Politics at the national level in Israel are brutal. Israel is not a two- or three-Party political system. It’s not even a four-party system.
Israeli national politics are more like a fight-club. Here, multiple Parties team up to fight other Parties. Then they turn and fight each other.
Right now, Israel Prime Minister Benjamin Netanyahu has a ruling coalition made up of five Parties (leader’s names in parenthesis): Likud (Benjamin Netanyahu), Yisrael Beiteinu (Avigdor Liberman), Habayit HaYehudi (Naftali Bennet), Hatenua (Tzipi Livni) and Yish Atid (Yair Lapid).
Each of these Party leaders serves as a Minister in the government. Each has power. It’s a safe bet that each wants to be Prime Minister.
Sometimes, these leaders work together as a team. Sometimes, they don’t. Sometimes, they won’t.
This week, we learned that Prime Minister Netanyahu seems to believe that some in his coalition aren’t cooperating enough with his political agenda. He appears to have problems with Livni, Lapid and Bennet (“Netanyahu to Tell Party Heads: Compromise or Else...”, Arutz Sheva, October 22, 2014). According to this story, he’s threatening to call for new elections if the coalition doesn’t start following his orders.
But that same day another news stories emerged. Netanyahu wasn’t planning new elections after all (“New elections? Netanyahu says they’re the last thing Israel needs”, Times of Israel, October 22, 2014).
Well, which is—will Netanyahu call for new elections, or not? In Israel, the answer is simple: he’ll do both--maybe!
Make no mistake: there’s trouble afoot. Within Netanyahu’s ruling coalition, there are tensions that threaten to break things apart. There’s tension over a bill in the Knesset to change the rules for religious conversions (to Judaism). There’s tension over peace talks with Mahmoud Abbas. There’s tension over next year’s budget.
These tensions won’t go away. Open warfare, never far from the surface among people who so disagree with each other, is close to breaking out.
To keep the lid on, Netanyahu needs to act. He needs to crack the whip.
He’s doing that by sending his coalition a message: fall in line behind me, get ready to compromise your ideological positions to vote my way—or I’ll call new elections.
That’s a real threat.
For example, Tzipi Livni, Justice Minister, could end up out of politics altogether if an election were held next Spring, as some reports speculate could happen. She has no reason to want new elections—and almost every reason to avoid them.
Yair Lapid, Finance Minister, could see his power base shrink considerably as a result of new elections. He controls Israel’s purse strings. Israelis aren’t happy with some of his decisions. He hasn’t yet succeeded in proving to the Israeli public that his austerity moves have improved the economy. An election before he’s got that ‘proof’ could push him into a political oblivion.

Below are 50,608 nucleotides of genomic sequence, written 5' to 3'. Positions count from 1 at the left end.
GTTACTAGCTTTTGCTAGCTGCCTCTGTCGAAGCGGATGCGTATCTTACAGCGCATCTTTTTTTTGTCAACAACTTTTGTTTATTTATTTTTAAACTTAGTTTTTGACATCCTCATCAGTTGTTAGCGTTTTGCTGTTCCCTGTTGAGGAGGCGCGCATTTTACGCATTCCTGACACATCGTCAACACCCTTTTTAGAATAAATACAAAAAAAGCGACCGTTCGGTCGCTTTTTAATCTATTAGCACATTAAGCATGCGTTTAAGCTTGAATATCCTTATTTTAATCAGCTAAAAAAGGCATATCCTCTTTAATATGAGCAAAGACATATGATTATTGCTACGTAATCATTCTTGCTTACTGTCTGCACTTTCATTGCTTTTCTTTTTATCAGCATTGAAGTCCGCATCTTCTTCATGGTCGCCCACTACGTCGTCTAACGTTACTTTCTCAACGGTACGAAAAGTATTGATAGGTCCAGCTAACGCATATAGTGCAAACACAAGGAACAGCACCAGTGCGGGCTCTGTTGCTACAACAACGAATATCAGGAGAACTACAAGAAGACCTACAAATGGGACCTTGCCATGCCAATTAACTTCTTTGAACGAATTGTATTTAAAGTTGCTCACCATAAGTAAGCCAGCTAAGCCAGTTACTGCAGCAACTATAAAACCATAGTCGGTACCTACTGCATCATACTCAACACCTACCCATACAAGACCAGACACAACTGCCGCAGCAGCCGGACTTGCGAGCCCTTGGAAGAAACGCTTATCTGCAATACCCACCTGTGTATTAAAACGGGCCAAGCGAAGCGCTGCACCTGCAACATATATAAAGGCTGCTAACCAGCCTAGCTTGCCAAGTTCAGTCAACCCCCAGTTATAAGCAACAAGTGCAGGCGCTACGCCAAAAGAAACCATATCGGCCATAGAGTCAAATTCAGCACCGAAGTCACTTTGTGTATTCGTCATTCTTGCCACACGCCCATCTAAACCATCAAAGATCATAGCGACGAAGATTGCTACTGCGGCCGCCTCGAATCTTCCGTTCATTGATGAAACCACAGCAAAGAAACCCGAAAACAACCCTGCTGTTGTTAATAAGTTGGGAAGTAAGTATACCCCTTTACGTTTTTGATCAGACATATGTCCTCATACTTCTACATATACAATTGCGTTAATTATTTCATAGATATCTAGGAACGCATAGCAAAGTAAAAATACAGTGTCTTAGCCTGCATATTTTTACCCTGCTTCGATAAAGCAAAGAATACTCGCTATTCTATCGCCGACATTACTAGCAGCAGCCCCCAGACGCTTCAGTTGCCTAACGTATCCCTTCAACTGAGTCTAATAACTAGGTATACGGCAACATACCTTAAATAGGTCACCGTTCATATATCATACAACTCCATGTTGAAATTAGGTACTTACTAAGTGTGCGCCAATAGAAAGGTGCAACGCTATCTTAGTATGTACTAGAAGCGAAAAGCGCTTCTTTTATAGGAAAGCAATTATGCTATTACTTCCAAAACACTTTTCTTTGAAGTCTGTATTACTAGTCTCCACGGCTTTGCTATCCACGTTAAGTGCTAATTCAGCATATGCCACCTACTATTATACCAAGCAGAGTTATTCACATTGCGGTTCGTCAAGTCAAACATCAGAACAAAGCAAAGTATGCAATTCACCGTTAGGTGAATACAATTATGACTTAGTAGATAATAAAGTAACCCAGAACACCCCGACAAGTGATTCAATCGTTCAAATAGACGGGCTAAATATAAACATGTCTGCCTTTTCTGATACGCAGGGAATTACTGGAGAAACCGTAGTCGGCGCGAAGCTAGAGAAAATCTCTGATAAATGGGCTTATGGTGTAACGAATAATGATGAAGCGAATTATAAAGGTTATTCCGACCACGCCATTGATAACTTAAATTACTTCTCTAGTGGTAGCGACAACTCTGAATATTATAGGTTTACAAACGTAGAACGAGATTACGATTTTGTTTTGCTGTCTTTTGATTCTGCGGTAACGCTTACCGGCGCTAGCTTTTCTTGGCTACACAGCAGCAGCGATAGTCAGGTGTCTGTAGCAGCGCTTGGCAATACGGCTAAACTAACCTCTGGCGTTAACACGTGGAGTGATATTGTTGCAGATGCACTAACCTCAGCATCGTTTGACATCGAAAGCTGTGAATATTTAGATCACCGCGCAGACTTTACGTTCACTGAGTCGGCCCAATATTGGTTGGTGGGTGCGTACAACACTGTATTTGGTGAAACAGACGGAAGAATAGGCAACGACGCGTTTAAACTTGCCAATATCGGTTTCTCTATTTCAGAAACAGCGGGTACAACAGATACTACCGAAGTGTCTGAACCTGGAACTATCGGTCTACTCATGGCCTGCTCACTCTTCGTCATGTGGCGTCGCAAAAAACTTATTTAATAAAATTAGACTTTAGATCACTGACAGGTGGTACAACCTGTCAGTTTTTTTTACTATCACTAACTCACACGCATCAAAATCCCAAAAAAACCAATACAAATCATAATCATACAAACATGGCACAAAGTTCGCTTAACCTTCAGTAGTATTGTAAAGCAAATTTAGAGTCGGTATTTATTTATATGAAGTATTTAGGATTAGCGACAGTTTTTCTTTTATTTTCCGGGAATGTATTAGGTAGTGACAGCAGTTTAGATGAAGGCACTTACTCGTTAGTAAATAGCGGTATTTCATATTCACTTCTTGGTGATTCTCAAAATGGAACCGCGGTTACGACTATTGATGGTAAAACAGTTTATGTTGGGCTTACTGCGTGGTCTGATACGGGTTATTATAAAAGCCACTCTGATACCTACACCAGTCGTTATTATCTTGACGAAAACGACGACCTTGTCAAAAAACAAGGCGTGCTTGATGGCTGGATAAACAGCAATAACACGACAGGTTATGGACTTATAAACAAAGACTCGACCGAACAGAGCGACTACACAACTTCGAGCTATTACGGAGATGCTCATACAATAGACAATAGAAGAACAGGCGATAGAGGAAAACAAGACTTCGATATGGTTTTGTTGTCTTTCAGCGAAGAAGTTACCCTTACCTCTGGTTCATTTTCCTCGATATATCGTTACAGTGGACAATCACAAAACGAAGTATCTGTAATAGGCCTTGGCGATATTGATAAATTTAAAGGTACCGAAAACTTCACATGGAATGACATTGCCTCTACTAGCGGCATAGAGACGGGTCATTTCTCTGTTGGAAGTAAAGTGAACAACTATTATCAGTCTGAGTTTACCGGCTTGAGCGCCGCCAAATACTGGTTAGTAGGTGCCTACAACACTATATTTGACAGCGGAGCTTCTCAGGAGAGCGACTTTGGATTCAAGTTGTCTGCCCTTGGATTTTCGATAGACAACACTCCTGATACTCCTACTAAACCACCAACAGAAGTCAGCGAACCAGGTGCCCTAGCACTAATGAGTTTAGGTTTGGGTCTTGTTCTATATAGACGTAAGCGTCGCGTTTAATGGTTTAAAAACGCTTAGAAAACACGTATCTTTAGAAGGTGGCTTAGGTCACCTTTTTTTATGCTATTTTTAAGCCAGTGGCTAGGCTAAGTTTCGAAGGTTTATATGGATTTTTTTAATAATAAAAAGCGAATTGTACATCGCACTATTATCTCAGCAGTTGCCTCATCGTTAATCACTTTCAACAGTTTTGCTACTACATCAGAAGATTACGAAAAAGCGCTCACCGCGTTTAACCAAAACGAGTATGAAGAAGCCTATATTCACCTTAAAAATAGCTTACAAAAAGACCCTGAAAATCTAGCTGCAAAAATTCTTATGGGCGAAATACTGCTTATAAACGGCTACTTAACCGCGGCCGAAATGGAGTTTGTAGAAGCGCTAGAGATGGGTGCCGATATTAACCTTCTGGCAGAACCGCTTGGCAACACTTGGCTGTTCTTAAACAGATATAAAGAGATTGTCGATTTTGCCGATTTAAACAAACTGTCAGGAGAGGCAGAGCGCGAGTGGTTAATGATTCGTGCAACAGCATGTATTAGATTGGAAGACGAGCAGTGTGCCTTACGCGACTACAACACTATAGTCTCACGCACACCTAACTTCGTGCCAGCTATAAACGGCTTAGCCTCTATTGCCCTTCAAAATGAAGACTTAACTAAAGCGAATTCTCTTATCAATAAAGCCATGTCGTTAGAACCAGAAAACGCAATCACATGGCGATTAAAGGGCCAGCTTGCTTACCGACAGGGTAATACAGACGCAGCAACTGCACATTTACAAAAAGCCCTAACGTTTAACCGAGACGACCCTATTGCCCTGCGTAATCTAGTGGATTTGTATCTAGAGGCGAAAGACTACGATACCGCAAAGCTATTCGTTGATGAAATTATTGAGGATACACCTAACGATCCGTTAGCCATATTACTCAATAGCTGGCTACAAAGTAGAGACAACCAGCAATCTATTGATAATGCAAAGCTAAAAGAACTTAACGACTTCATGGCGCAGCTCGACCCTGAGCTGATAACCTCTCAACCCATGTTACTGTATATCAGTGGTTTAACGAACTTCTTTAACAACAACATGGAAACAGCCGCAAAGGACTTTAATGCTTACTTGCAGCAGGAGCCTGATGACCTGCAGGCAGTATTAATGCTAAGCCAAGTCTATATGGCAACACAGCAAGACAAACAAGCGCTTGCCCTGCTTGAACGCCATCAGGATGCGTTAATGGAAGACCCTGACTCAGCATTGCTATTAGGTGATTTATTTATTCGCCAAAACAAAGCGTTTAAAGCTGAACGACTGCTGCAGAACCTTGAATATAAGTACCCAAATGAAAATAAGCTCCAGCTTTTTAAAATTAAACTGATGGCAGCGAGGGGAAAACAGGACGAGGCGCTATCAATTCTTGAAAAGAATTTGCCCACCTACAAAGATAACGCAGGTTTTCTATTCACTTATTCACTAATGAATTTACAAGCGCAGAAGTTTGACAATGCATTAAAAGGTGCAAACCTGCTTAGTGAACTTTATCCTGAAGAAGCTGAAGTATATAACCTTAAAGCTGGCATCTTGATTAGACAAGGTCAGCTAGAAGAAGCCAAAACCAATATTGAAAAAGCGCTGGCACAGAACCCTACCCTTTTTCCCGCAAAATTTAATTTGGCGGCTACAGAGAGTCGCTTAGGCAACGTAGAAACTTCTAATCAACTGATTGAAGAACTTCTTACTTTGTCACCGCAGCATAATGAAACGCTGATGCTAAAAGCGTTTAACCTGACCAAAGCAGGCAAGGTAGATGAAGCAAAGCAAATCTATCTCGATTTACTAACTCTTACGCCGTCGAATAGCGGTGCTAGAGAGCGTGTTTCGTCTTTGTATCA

Then there’s HaBayit HaYehudi’s Naftali Bennet. Recent polls show him gaining seats in a near-term election. His enemies in the political arena won’t want to see him gain that power. A Spring election that benefits Bennet would be the worst thing that could happen to them (“Analysis: Who’s afraid of Moshe Kahlon?”, Jerusalem Post, October 22, 2014).
Israel’s politics aren’t driven by religious law. They aren’t driven by what’s best for Israel. They aren’t driven by oligarchs, class considerations or any kind of social agenda. They’re driven by raw power.
If you want to lead Israel, you have to know how to attract allies who might normally hate each other—and you. Then, you have to be able to keep them happy. Then, you have to know how to keep them in line. Finally, you have to know how and when to threaten them so that they stay in line.
Then, while you’re doing all that, you have to watch out for outsiders who want to destroy Israel altogether. You also have to watch out for politicians (some of whom are your supposed allies) who are looking for any reasonable excuse to destroy your coalition, thereby provoking new elections—so they can replace you.
Of course, while you’re doing all of that, you still have to do something for Israel. You still have to govern.
In ancient Rome, the Circus Maximus was entertainment for the masses. Chariots raced, often destroying each other. Lions ate humans, then, possibly, each other. Gladiators fought to the death. This circus was often flamboyant, bloody and celebratory.
Why must Jewish Israel make politicians behave this same way? Does Israel benefit from it? Are we safer because of it?
The G-d of Israel has a Story for you. It’s the Story of the Final Jewish Redemption. Do you think Israel’s current political fight-arena will play a role in that Story?